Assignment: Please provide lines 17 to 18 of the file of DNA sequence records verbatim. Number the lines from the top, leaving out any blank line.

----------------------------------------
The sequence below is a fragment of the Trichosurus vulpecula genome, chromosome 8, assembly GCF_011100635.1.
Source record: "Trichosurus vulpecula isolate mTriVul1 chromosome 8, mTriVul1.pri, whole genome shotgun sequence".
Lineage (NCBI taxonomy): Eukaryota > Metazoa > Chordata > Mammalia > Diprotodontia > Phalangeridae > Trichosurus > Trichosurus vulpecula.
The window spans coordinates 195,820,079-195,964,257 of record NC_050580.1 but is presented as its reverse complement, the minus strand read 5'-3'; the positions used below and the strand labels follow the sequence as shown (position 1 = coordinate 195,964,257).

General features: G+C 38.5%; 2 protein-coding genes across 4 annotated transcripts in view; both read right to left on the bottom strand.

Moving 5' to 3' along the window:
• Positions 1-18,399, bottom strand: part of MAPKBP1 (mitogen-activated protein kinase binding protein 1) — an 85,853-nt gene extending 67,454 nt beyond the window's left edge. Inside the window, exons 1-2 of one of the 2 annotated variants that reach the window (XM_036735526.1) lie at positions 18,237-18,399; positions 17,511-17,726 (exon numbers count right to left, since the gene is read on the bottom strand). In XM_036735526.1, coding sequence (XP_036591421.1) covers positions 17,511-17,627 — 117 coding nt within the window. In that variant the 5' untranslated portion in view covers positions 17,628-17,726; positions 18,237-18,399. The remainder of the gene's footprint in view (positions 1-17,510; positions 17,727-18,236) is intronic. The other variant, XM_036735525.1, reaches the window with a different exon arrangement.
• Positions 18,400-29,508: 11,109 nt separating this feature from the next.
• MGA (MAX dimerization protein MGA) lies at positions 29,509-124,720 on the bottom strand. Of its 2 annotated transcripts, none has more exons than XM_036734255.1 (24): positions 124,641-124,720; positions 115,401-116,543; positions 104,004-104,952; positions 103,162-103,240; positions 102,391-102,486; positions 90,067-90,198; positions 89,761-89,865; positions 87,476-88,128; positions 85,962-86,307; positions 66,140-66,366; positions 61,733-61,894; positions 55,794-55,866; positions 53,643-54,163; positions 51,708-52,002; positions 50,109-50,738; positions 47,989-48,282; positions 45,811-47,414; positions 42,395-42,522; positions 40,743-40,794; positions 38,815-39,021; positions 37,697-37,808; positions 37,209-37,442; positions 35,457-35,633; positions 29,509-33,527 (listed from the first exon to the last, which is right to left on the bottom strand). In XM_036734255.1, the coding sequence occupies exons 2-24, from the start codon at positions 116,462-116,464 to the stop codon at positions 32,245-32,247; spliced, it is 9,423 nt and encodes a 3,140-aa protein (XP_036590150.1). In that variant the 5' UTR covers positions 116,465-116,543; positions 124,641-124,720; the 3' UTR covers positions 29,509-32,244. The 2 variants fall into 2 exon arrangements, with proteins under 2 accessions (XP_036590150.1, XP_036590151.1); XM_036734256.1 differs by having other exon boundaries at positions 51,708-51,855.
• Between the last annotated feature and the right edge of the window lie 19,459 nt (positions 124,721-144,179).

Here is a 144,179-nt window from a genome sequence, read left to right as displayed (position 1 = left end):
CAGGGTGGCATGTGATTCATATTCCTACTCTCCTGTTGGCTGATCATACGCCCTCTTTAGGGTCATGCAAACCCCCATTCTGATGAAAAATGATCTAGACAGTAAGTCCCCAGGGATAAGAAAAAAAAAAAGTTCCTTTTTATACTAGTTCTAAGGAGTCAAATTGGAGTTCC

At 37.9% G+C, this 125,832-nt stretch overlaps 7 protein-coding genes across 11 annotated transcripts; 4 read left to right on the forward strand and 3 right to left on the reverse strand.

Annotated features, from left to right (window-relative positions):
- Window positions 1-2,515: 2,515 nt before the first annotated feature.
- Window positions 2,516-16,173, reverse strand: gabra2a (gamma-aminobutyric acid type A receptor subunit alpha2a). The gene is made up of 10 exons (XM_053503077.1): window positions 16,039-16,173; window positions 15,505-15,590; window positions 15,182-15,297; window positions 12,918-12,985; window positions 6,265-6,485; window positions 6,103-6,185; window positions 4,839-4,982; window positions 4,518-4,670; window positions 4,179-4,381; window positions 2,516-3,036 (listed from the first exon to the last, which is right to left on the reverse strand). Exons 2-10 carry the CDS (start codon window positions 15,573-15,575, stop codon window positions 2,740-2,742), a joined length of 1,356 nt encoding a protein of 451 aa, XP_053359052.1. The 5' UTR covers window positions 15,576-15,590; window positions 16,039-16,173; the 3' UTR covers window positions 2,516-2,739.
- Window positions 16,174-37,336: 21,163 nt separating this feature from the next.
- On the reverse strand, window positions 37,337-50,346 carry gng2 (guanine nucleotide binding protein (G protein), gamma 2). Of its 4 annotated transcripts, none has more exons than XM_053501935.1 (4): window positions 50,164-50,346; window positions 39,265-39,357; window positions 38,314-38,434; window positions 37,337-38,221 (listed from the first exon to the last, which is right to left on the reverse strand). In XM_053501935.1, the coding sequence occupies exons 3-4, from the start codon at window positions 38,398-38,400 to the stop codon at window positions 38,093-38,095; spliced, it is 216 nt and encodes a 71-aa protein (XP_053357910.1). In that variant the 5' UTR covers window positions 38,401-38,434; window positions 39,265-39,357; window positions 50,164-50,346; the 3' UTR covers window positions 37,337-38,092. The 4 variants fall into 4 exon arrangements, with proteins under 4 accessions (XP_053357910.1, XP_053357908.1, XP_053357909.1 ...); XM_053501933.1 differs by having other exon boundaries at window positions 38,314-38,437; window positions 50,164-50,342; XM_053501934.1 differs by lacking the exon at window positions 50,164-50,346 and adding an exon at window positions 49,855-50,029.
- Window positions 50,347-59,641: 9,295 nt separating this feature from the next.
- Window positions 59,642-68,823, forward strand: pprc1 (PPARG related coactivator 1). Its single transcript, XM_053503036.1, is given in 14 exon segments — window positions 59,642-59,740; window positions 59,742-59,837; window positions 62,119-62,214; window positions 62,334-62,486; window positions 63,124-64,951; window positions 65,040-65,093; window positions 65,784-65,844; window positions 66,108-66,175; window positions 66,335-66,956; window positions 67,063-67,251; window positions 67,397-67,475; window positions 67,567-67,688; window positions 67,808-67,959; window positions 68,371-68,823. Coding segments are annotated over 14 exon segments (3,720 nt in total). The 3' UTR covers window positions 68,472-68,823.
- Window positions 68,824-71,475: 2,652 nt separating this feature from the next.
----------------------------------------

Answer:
- Window positions 16,174-37,336: 21,163 nt separating this feature from the next.
- On the reverse strand, window positions 37,337-50,346 carry gng2 (guanine nucleotide binding protein (G protein), gamma 2). Of its 4 annotated transcripts, none has more exons than XM_053501935.1 (4): window positions 50,164-50,346; window positions 39,265-39,357; window positions 38,314-38,434; window positions 37,337-38,221 (listed from the first exon to the last, which is right to left on the reverse strand). In XM_053501935.1, the coding sequence occupies exons 3-4, from the start codon at window positions 38,398-38,400 to the stop codon at window positions 38,093-38,095; spliced, it is 216 nt and encodes a 71-aa protein (XP_053357910.1). In that variant the 5' UTR covers window positions 38,401-38,434; window positions 39,265-39,357; window positions 50,164-50,346; the 3' UTR covers window positions 37,337-38,092. The 4 variants fall into 4 exon arrangements, with proteins under 4 accessions (XP_053357910.1, XP_053357908.1, XP_053357909.1 ...); XM_053501933.1 differs by having other exon boundaries at window positions 38,314-38,437; window positions 50,164-50,342; XM_053501934.1 differs by lacking the exon at window positions 50,164-50,346 and adding an exon at window positions 49,855-50,029.